“Even” is an interesting word. It can be used for a variety of specific meanings that may be hard to generalise, and can raise particular confusion when it comes to its place in a sentence. It can add emphasis to examples (“I don’t like ducks – not even small ones.”) or verbs (“I didn’t even know the man!”). It can show unavoidable results (“Even when we tried our hardest, we failed.”). It can even show contrasts (“I like them, even though I hate their dog.”). So, how can you use it in sentences?
The meaning of “even”
As an adverb, on its own, even gives the idea of a surprising extreme. It describes verbs, other adverbs or adjectives. Even says something is ‘more than expected’.
- She can even speak Chinese.
- That dog is fast. But the cat is even faster.
Not even is used for extreme negatives, suggesting ‘less than expected’.
- He is not even nice to children.
Where to place “even” in a sentence
When used with a verb, even usually comes with a verb, in the middle position. This means it comes after auxiliary verbs such as have, do, and be (important for the perfect and continuous tenses and question, negative or modal forms); or it comes before a main verb on its own.
I have heard every genre of music. I have even heard gypsy swing music. (After auxiliary verb, before main verb.)
- He broke all the plates. He even broke her favourite plate. (Before main verb.)
When even refers to a subject, it usually goes before the subject, for instance at the start of clause.
- Even the young boy was disappointed with the clown’s performance.
It can also before other words or phrases that you want to emphasise.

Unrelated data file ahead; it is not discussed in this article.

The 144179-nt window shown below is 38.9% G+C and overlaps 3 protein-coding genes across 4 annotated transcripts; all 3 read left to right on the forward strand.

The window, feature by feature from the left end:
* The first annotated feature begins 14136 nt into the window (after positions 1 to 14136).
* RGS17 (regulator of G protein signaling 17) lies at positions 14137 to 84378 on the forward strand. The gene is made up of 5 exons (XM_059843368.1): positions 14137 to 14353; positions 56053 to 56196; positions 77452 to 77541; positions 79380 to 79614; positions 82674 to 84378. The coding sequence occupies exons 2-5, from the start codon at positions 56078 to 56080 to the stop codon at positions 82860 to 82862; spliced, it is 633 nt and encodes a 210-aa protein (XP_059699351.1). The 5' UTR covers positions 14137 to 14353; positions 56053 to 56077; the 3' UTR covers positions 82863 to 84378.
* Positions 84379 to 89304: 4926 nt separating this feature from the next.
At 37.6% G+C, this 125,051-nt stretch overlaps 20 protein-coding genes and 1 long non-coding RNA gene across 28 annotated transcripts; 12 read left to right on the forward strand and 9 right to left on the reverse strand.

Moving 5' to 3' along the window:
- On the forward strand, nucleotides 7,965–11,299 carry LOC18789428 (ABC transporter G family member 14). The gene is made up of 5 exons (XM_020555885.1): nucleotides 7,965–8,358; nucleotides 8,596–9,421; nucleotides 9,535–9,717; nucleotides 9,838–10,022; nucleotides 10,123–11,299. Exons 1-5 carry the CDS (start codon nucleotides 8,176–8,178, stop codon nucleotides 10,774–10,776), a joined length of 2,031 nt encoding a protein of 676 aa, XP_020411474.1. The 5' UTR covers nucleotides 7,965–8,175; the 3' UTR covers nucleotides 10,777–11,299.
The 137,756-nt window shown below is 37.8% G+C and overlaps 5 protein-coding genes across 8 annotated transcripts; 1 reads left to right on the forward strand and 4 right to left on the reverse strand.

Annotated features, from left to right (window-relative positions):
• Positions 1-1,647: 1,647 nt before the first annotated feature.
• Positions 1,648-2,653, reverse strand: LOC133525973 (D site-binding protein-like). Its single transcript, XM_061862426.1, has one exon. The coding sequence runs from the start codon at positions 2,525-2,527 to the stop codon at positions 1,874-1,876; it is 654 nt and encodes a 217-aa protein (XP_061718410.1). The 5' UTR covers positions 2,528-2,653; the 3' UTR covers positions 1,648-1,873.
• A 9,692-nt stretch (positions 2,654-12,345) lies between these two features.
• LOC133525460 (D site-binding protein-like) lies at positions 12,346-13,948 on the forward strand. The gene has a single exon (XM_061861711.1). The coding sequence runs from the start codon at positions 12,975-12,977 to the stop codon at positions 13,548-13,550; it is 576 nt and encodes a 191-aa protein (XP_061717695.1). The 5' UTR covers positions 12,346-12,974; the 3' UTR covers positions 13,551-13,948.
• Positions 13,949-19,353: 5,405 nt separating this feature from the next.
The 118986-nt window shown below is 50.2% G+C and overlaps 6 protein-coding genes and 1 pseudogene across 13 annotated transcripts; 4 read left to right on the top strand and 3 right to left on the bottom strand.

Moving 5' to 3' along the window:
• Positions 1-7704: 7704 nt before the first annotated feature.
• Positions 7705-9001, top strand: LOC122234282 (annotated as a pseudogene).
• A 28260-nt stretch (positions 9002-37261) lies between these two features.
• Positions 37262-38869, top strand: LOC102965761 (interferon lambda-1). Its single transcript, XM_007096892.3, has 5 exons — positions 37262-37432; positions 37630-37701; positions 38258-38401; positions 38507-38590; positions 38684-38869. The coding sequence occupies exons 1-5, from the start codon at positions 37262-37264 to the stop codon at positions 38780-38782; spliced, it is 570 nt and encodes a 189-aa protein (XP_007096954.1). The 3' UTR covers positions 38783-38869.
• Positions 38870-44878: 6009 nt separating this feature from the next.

- Peter collects many types of coins, even plastic ones.
- I swim in the sea every day, even when it is raining.
With negatives, even comes after not.
“even if”, “even though” and “even when”
You should not use even as a conjunction, on its own, but with if, when or though it can be used as a conjunction. These emphasise contrasting clauses, as something that is surprising or unexpected.
- Even if I won the lottery, I would live in this house.
- I had a good time, even though I spilt my drink.
- He was unhappy, even when they bought him a new car.
The three expressions cannot always be used in the same way. Certain rules can help separate them:
Even though should be used for general rules or facts. It is particularly common for states.
- I like chocolate even though it is unhealthy.
- We met at the park even though it was raining.
Even if is used with imagined or rare ideas.
- I would not kiss him even if he was the last man on Earth.
Even when is used for events, which can be occasional, regular or one-off. It often shows an unavoidable result.
- He sits in the park, even when it rains.
Even so is usually used at the start of a clause, meaning ‘however’, ‘in spite of that’, but particularly focusing on surprising or unexpected results. It is used to present a contrast to an idea that has already been given (unlike ‘even though’, which joins two ideas with a contrast).
- It is sunny now. Even so, I am staying at home.
- Even though it is sunny now, I am staying at home.
“Even so” is very much like the word “but” or “however.” “Even so” is different in that it is used with surprising or unexpected results.
Other uses of “even”
Even can also be used to mean something is flat, equal or neutral. For example an even surface is flat.
When a debt is paid, or something has been settled (such as a dispute), the involved subjects may be considered even.
- He owed me two pounds, but he paid, so we are even.
Even is also used to describe numbers that can be divided by 2 (2, 4, 6, 8 etc.). These even numbers are alternate numbers starting at 2. Alternate numbers starting at 1 (1, 3, 5, etc.) are called odd numbers.